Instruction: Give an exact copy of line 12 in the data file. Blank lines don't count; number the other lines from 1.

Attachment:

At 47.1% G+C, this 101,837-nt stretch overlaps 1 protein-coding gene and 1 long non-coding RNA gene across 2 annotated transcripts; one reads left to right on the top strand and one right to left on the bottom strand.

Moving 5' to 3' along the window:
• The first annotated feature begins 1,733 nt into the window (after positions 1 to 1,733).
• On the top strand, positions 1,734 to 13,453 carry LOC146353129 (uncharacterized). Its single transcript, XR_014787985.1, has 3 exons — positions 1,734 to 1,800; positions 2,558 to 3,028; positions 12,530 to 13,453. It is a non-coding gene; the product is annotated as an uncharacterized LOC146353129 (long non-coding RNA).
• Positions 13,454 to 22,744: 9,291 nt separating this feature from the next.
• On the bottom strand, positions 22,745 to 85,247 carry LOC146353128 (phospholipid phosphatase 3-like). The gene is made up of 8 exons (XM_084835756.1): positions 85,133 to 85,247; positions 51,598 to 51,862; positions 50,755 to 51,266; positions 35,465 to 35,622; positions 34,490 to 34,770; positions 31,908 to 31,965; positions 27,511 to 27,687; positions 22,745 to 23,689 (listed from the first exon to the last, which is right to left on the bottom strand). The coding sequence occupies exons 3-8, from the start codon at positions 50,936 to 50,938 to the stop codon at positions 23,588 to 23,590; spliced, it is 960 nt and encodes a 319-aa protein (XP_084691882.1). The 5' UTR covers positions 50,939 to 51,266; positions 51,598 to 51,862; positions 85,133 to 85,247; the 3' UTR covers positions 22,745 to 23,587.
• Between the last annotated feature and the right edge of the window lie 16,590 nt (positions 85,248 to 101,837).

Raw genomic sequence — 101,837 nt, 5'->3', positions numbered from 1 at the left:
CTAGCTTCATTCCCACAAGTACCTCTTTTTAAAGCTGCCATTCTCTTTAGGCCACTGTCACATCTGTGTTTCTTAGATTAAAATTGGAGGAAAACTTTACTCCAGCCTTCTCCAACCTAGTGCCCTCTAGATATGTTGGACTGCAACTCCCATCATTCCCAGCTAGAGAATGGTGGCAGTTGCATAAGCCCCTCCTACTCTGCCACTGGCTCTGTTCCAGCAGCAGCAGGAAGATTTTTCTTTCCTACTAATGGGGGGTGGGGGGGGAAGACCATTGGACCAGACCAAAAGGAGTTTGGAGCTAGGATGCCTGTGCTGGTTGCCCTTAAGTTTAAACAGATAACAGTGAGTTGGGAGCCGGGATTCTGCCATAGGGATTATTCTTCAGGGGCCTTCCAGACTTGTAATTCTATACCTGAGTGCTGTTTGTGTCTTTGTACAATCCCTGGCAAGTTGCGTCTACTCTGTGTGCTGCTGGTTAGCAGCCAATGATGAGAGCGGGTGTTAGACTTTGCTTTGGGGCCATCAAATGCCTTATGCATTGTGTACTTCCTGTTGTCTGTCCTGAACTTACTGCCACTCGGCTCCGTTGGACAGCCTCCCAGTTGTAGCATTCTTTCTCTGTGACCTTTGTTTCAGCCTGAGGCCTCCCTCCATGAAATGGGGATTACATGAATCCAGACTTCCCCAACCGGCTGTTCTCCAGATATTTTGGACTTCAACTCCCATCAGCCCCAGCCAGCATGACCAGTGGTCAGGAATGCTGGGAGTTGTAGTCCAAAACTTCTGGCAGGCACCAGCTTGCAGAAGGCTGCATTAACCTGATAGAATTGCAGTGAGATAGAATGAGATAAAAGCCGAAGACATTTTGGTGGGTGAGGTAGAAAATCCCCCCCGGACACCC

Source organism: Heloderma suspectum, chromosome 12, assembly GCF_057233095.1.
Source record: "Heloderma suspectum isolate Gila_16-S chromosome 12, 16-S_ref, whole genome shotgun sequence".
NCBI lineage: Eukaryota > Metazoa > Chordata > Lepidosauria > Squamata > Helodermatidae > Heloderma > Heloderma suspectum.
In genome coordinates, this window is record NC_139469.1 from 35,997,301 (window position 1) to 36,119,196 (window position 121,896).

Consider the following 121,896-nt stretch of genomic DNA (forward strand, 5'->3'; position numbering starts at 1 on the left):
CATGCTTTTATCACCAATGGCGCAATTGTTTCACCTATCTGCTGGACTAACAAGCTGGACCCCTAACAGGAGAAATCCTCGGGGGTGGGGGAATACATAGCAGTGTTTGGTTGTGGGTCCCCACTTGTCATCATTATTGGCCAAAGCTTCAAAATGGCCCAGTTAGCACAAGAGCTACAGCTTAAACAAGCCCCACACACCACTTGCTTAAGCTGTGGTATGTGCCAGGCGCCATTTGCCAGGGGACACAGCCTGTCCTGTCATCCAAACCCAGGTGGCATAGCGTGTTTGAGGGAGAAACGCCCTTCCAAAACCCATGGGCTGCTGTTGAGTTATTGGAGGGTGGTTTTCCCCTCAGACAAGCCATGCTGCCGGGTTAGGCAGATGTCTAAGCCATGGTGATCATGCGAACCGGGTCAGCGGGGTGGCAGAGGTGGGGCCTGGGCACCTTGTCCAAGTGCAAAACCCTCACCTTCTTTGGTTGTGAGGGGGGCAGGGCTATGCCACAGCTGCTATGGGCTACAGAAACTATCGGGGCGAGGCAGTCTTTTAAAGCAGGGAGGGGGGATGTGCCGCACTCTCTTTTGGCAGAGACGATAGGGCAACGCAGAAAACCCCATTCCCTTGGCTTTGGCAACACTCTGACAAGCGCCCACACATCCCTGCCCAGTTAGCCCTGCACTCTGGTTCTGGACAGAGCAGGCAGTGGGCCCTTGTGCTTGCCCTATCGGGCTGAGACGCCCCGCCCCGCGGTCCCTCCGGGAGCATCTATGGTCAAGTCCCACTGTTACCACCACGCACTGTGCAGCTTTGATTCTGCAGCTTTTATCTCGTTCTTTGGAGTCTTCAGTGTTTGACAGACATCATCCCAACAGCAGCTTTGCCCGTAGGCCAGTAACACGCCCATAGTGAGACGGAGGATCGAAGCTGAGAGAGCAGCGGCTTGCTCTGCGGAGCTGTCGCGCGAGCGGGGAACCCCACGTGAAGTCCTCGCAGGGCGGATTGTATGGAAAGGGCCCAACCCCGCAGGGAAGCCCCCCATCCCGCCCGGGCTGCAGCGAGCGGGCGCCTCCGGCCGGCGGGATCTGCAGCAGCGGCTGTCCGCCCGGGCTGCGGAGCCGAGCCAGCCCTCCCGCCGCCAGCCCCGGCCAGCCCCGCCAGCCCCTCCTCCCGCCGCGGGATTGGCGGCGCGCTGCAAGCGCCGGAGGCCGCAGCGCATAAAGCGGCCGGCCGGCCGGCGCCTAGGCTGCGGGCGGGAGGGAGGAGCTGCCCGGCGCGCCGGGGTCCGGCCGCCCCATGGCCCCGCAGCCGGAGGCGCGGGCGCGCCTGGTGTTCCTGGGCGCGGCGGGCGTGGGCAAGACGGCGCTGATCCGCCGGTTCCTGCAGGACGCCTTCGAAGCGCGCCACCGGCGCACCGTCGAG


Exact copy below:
NCBI lineage: Eukaryota > Metazoa > Chordata > Lepidosauria > Squamata > Helodermatidae > Heloderma > Heloderma suspectum.